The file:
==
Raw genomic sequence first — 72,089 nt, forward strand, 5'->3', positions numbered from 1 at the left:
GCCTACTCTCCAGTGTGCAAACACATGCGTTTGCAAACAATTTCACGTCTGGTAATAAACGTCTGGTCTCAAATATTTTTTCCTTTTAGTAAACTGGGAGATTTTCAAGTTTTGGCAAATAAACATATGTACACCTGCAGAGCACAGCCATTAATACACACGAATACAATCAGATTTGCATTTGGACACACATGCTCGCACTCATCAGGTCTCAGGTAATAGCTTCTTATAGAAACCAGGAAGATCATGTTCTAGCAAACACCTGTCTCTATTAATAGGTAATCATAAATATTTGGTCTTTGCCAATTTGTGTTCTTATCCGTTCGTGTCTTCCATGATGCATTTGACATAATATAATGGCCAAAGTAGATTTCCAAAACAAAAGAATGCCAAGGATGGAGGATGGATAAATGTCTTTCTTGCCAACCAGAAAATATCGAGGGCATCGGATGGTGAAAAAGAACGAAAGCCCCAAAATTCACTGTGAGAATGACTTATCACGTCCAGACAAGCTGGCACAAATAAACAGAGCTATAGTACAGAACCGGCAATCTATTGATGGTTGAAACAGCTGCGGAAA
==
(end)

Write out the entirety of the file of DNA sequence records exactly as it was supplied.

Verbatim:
Raw genomic sequence first — 72,089 nt, forward strand, 5'->3', positions numbered from 1 at the left:
GCCTACTCTCCAGTGTGCAAACACATGCGTTTGCAAACAATTTCACGTCTGGTAATAAACGTCTGGTCTCAAATATTTTTTCCTTTTAGTAAACTGGGAGATTTTCAAGTTTTGGCAAATAAACATATGTACACCTGCAGAGCACAGCCATTAATACACACGAATACAATCAGATTTGCATTTGGACACACATGCTCGCACTCATCAGGTCTCAGGTAATAGCTTCTTATAGAAACCAGGAAGATCATGTTCTAGCAAACACCTGTCTCTATTAATAGGTAATCATAAATATTTGGTCTTTGCCAATTTGTGTTCTTATCCGTTCGTGTCTTCCATGATGCATTTGACATAATATAATGGCCAAAGTAGATTTCCAAAACAAAAGAATGCCAAGGATGGAGGATGGATAAATGTCTTTCTTGCCAACCAGAAAATATCGAGGGCATCGGATGGTGAAAAAGAACGAAAGCCCCAAAATTCACTGTGAGAATGACTTATCACGTCCAGACAAGCTGGCACAAATAAACAGAGCTATAGTACAGAACCGGCAATCTATTGATGGTTGAAACAGCTGCGGAAA